The inaugural recipients are Dr. Michael Newton and the Mill Prong Preservation, Inc., respectively.


Newton will also be a very active part of the weekend as after receiving his award at the banquet he will be the honored guest at a launching celebration for his new book, The Naughty Little Book of Gaelic: All the Scottish Gaelic You Need to Know to Curse, Swear, Drink, Smoke, and Fool Around. This special event is sponsored by Cape Breton University Press.


Newton is recognized as one of the top scholars of Scottish Studies in the United States at present. Working as Technical Lead in the Digital Humanities Lab at The University of North Carolina, he has published an abundance of articles on Scottish Gaelic history, culture, music, and literature in recent years.


Saturday begins with Durie’s second lecture, “How to Re-Cross the Atlantic: Approaching Problems in Scottish Genealogy Research.” A break and video presentation on the Scotland County Highland Games, premier Celtic violinist Jamie Laval will present “An Instrumentalist’s Approach to Scottish Dance.”


Laval won the U.S. National Scottish Fiddle Championship in 2002 and embarked on a full time touring career which now includes 100 engagements per year. A resident of Tryon, he takes a keen interest in the musical and historical ties that connect his Carolina home with the dispersion of Celtic peoples from their homeland. He has recorded three solo albums to date. His most recent, Murmurs and Drones, won the popular vote for “Best World Traditional Album” in the 2012 Independent Music Awards. His musicality, performing presence and humor have endeared him to his audiences — including a private appearance for Her Majesty the Queen.


After a lunch buffet, Newton will present “The Origins of Scottish Highland Dance Traditions,” which will be followed by a dance demonstration and audience participation activity.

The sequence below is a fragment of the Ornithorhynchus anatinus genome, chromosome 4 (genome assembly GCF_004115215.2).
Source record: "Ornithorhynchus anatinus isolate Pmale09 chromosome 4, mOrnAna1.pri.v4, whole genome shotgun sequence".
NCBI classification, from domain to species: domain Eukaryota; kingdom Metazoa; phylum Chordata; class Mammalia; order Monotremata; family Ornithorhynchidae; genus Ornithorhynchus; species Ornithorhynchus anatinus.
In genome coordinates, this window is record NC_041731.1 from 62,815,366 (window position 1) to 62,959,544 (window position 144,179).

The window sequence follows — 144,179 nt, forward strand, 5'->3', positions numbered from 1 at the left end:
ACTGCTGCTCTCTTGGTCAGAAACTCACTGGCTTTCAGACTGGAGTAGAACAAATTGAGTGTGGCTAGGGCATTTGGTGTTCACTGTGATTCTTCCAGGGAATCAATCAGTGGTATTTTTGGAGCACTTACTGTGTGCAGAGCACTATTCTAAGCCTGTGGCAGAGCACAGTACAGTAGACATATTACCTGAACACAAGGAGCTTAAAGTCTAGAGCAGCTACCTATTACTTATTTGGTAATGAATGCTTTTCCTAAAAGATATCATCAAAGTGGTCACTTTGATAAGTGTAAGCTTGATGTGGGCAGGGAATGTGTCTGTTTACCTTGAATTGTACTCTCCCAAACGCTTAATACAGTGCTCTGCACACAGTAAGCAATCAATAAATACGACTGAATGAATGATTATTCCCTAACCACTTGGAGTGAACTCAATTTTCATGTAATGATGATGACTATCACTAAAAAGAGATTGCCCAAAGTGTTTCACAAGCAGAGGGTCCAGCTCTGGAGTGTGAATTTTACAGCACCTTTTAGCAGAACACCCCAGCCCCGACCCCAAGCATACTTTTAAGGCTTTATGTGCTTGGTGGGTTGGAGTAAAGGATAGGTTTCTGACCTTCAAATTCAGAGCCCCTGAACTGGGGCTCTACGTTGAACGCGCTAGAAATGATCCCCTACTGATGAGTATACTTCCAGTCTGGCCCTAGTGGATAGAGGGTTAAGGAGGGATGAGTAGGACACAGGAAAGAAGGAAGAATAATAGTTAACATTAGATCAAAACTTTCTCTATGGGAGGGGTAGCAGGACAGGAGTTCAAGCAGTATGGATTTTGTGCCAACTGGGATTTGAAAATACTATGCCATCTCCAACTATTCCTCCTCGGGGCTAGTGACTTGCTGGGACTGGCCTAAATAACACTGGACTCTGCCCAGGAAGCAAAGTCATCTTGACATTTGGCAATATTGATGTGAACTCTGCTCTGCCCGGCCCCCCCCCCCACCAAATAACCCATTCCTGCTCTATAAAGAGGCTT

A question and answer forum with all the speakers will conclude the symposium elements, although the weekend’s activities continue with a Scottish Heritage Center Open House. The day will end with “A Musical Celebration of National Tartan Day,” a concert featuring St. Andrews University Pipe Band, fiddler Jamie Laval and accompanist Roger Gold.


“We will close out the weekend with the annual Kirkin’ of the Tartans Worship Service at Laurinburg Presbyterian Church,” said Caudill. “This colorful Scottish-American tradition includes a display of tartans from the various clans represented throughout the weekend.”


The service will conclude with a lunch, the only event of the weekend not covered by registration.


To register for the Kirkin’ of the Tartans lunch, send $10 per adult and $5 per child under 12 directly to Laurinburg Presbyterian Church, 600 W. Church Street, Laurinburg, NC 28352. Additional information can be obtained by calling 910-276-0831.


The entire weekend of lectures, a banquet, book launching and concert costs $140 per person. A detailed brochure is available at sapc.edu/shc/images/2014SHBrochure.pdf. To register, call 910-277-5236 or email rvsp@sapc.edu with Scottish Heritage in the subject line.


Melissa Hopkins is Director of Communications for St. Andrews University.